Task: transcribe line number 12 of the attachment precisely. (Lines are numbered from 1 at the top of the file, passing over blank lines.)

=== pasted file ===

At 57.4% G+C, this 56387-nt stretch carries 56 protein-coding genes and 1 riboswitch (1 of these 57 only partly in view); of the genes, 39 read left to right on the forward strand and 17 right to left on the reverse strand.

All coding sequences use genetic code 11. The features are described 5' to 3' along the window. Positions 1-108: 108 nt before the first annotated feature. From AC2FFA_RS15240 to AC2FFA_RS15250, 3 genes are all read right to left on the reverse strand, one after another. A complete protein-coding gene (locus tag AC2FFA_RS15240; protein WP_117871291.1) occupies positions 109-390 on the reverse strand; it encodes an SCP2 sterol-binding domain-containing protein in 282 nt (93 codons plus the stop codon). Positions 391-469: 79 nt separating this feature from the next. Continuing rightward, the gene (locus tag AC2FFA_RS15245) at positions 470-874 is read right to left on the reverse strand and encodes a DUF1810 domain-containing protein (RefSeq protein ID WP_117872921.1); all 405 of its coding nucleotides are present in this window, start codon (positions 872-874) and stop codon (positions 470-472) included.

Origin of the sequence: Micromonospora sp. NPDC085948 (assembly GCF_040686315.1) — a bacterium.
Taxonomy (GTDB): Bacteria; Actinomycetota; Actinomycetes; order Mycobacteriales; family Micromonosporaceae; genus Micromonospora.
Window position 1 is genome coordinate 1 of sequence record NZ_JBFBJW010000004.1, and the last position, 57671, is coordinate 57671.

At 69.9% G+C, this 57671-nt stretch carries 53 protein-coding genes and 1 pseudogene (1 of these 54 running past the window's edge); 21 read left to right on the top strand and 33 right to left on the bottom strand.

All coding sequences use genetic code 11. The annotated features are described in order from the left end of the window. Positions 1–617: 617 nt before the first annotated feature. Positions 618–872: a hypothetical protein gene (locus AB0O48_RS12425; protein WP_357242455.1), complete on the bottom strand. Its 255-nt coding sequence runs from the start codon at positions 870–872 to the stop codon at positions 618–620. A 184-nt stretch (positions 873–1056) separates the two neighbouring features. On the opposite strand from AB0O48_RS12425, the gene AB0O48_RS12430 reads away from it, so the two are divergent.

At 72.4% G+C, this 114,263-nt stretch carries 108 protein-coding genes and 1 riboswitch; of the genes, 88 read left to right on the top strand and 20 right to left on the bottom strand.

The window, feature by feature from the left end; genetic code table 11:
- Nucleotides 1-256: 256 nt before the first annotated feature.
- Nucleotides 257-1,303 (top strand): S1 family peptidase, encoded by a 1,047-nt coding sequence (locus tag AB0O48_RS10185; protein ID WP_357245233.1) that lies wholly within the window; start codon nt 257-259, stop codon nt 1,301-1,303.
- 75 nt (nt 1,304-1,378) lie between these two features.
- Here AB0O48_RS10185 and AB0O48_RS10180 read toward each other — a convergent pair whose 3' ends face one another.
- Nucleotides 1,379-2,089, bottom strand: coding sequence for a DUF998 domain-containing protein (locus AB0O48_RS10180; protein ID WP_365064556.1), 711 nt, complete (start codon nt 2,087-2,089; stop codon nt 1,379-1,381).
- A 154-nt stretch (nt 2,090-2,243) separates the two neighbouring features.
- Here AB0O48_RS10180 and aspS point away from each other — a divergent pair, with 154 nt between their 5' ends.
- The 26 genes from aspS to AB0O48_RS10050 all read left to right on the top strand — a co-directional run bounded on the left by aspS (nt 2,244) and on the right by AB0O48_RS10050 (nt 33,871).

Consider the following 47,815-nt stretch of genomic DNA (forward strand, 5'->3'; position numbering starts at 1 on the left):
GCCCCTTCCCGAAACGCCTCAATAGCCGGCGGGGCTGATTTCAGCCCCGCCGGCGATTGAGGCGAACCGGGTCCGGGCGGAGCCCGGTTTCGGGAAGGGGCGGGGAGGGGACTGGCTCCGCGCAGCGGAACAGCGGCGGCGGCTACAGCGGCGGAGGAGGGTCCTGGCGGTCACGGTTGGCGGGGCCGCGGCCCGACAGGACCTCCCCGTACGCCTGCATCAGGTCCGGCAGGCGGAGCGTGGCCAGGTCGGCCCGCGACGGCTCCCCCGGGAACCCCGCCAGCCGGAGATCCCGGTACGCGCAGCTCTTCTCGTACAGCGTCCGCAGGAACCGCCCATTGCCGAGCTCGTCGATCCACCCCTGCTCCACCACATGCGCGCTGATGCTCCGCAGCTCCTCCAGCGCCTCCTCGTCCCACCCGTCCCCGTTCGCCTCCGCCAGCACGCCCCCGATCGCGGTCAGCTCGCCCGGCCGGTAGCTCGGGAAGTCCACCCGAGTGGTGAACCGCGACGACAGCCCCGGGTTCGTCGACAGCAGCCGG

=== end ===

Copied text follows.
- 75 nt (nt 1,304-1,378) lie between these two features.